March 8, 2019
Optimizing ecommerce user experience might seem like a daunting task. There are so many variables. Where should you even begin?
When you feel overwhelmed, remind yourself that ultimately, user experience is about removing friction and guiding the customer through the sales funnel to make their online shopping experience easier.
And you don’t need to completely redesign your ecommerce site in order to make it easier for the customer to buy your products.
In fact, sometimes changes that are relatively simple to implement can have a massive effect on your business, especially as the results compound over time.
So why don’t you start by focusing on quick wins?
Website loading speed is the most overlooked aspect of user experience.
Google researchers have discovered that 53% of mobile visits are abandoned if the page takes more than 3 seconds to load.
Meanwhile, 70% of the mobile landing pages that they analyzed took more than 7 seconds to fully load.
It’s safe to say that these companies could significantly increase their revenues by optimizing their ecommerce websites for speed. They are missing a huge opportunity.
Don’t make the same mistake. Use Page Speed Insights to analyze the speed of your website. Then, optimize it so that it would fully load in less than 3 seconds.
Keep in mind that a delay as short as 100 milliseconds can have an effect on the conversion rate, so every additional second is pretty much guaranteed to hurt your bottom line. You can typically improve this dramatically by optimizing your product images by compressing them and leveraging browser caching.
When people land on your website, don’t just let them aimlessly wander around, nudge them towards the next step in your sales funnel.
You can do that by adding an above the fold call-to-action button that immediately grabs the visitor’s attention.
This is the first thing that Google recommends in the homepage/landing page section of their “UX Playbook for Retail” because it is easy to implement but has a high impact.
For example, take a look at the Tuft & Needle homepage, where they use a bright call to action button that stands out in the overall color scheme to direct the visitors to The Mint Bundle product page.
Note how various elements complement each other. The headline, the subheadline, the color and the copy of the call-to-action button… They all work together to get the visitor to click on “Shop The Mint Bundle” and take another step towards making a purchase.
Once someone lands on your website, provide them with a clear direction in the form of a call to action button, and then use other elements on the page to reinforce that call-to-action.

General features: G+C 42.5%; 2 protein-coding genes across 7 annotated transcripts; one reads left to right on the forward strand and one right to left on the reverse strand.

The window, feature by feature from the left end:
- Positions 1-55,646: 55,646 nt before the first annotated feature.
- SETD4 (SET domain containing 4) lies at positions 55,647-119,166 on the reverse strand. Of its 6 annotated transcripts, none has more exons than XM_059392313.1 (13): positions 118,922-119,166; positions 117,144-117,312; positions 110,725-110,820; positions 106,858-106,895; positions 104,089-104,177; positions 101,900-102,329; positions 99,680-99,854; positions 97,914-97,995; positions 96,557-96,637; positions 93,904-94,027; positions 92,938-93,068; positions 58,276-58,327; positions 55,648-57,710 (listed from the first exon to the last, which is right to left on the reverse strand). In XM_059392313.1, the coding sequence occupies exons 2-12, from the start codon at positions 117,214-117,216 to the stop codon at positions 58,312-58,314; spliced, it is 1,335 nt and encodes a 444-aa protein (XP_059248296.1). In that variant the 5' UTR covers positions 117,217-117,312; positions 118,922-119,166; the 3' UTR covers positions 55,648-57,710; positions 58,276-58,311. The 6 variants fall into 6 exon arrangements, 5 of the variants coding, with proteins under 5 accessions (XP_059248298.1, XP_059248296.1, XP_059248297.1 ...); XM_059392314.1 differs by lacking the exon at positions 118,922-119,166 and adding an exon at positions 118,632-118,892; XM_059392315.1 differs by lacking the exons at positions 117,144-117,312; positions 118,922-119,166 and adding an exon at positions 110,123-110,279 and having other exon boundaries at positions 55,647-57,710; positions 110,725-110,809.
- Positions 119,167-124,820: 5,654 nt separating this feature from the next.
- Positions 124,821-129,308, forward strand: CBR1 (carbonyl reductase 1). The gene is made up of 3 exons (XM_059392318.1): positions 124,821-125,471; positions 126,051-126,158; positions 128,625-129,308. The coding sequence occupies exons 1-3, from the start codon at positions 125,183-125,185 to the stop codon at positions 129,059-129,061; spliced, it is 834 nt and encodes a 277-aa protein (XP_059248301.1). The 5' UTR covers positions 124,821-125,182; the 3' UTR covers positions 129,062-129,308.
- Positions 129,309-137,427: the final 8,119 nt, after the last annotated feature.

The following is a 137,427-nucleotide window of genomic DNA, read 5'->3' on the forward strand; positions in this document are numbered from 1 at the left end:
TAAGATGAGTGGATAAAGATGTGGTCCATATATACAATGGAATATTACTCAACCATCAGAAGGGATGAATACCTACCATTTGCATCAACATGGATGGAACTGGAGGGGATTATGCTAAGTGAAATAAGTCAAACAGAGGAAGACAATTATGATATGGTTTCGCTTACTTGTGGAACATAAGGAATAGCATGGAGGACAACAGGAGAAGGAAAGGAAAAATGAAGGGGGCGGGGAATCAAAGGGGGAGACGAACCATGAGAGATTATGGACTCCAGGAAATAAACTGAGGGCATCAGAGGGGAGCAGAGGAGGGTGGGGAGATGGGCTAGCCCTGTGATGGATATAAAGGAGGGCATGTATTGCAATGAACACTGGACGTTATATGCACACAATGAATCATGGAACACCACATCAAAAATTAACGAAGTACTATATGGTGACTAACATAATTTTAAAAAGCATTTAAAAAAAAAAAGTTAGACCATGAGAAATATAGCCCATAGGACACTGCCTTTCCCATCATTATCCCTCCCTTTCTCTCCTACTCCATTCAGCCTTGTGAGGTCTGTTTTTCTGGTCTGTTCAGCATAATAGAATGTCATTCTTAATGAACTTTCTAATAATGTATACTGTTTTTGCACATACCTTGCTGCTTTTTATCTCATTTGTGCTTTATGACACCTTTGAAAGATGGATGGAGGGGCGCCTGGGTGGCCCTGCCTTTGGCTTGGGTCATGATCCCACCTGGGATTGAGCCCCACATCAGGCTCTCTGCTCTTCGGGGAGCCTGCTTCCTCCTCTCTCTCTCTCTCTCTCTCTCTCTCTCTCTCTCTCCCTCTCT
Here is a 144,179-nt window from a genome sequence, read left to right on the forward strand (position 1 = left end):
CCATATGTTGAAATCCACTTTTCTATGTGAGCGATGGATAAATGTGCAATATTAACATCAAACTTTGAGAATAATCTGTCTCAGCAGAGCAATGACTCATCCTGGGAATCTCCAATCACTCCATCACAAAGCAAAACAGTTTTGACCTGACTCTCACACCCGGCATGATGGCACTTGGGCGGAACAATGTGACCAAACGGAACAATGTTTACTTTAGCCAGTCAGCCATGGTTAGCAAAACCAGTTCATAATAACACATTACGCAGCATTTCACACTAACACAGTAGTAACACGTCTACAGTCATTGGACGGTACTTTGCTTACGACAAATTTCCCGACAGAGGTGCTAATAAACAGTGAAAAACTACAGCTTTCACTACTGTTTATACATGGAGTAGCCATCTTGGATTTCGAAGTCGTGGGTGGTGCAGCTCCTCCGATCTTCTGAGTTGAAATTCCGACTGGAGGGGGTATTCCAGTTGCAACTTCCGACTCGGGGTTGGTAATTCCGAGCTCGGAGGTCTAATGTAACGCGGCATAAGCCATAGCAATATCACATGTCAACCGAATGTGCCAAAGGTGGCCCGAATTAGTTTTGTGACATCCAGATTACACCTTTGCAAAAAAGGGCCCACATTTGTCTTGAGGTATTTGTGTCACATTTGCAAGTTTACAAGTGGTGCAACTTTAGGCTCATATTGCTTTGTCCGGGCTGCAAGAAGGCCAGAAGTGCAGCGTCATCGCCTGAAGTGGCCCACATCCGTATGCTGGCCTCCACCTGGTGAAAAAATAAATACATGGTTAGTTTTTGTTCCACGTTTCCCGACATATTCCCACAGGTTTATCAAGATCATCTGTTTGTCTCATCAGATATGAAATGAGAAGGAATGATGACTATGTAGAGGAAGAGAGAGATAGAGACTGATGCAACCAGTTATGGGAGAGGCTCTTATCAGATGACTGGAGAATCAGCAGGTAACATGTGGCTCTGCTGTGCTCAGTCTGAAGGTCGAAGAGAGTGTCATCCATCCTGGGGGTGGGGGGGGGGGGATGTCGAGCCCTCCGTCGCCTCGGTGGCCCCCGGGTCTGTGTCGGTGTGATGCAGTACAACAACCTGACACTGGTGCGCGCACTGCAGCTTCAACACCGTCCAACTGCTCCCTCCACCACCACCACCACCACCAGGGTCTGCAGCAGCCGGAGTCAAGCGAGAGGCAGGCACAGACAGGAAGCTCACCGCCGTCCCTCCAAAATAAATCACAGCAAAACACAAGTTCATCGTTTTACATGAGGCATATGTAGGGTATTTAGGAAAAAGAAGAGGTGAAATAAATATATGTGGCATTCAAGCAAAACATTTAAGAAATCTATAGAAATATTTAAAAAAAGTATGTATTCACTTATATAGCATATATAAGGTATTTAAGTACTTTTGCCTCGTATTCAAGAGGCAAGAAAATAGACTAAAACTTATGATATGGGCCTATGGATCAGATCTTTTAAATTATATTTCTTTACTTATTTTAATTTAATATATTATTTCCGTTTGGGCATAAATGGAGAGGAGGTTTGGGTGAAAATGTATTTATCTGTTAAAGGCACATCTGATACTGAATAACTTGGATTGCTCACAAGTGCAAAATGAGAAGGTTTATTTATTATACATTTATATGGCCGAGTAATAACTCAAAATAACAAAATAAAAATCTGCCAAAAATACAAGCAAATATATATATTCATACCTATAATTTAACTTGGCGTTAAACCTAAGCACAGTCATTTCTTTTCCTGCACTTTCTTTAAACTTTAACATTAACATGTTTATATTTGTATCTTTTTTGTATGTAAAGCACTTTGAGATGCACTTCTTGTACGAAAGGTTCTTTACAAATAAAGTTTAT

It’s important to note that staying on top of design trends and how that relates to the overall ecommerce UX is vital to success.
According to Google’s “UX Playbook for Retail,” users that search are 200% more likely to convert on average.
That is why they suggest making the search bar visible and then featuring it prominently (it’s another thing that is easy to implement but has a high impact).
For example, when Lyst switched from displaying a search icon to displaying a search bar, their search usage increased by 43% on desktop and 13% on mobile.
Search usage might not seem like an important metric, but since we know that visitors who use the search function are more likely to buy, it makes sense to encourage them to do it.
People are now used to reading customer reviews before buying something online.
According to Fan & Fuel research, 97% of consumers say that reviews factor into their buying decisions.
Meanwhile, 92% of consumers say that they are hesitant to make a purchase if there are no reviews available.
According to Spiegel Research Center, “As products begin displaying reviews, conversion rates escalate rapidly. The purchase likelihood for a product with five reviews is 270% greater than the purchase likelihood of a product with no reviews.”
However, they also note that the first five reviews have the most impact, and after that, the marginal benefits of additional reviews start diminishing.
Adding customer reviews provides social proof that makes any product description more persuasive.
After all, everyone knows that you want to sell the product, so they expect you to sing praises to it. But what do people who bought it have to say?
For example, take a look at how Rainbow OPTX display customer reviews on their Blue Lens/Aviator Frame sunglasses product page.
Note how customers can not only submit a review but also upload a picture of themselves wearing the sunglasses (this works great for brands that sell apparel and accessories).
It’s clear that consumers are wary of buying products that don’t have any reviews. And who can blame them? They can’t inspect the thing they are about to buy themselves, so they want some reassurance.
Moreover, when a brand doesn’t allow customers to leave reviews, it looks as if they don’t have confidence in their own products.
That is why it’s so important to enable customer reviews and then encourage people to review the products they have purchased.
Remember, the difference between zero reviews and five reviews is massive, so get on it asap!
Online stores often redirect the customer to the cart page immediately after they add a product to their shopping cart.
However, this interrupts their shopping process and adds unnecessary friction, because now they have to leave the cart page in order to go back to browsing your inventory.
According to Google’s “UX Playbook for Retail” using a pop-up cart instead can help increase the average order value.
For example, when Lyst switched from redirecting to the cart page to displaying a pop-up cart, their average order value increased by 4%.